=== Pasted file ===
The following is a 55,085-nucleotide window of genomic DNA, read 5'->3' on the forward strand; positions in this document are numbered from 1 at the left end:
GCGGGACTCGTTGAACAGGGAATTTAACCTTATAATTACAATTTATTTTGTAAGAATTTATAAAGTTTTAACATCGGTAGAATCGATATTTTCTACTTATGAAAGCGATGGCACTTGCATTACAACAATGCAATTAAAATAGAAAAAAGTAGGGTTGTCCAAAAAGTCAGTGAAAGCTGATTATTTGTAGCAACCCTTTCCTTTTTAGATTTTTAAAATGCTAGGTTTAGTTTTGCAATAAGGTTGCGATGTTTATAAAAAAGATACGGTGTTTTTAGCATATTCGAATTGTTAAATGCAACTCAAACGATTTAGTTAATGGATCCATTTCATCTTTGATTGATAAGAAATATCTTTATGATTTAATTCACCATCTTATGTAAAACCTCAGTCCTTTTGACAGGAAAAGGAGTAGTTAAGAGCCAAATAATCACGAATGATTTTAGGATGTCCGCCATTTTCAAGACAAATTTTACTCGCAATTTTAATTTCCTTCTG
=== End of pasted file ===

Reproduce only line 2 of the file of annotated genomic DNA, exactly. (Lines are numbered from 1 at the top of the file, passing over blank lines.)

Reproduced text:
GCGGGACTCGTTGAACAGGGAATTTAACCTTATAATTACAATTTATTTTGTAAGAATTTATAAAGTTTTAACATCGGTAGAATCGATATTTTCTACTTATGAAAGCGATGGCACTTGCATTACAACAATGCAATTAAAATAGAAAAAAGTAGGGTTGTCCAAAAAGTCAGTGAAAGCTGATTATTTGTAGCAACCCTTTCCTTTTTAGATTTTTAAAATGCTAGGTTTAGTTTTGCAATAAGGTTGCGATGTTTATAAAAAAGATACGGTGTTTTTAGCATATTCGAATTGTTAAATGCAACTCAAACGATTTAGTTAATGGATCCATTTCATCTTTGATTGATAAGAAATATCTTTATGATTTAATTCACCATCTTATGTAAAACCTCAGTCCTTTTGACAGGAAAAGGAGTAGTTAAGAGCCAAATAATCACGAATGATTTTAGGATGTCCGCCATTTTCAAGACAAATTTTACTCGCAATTTTAATTTCCTTCTG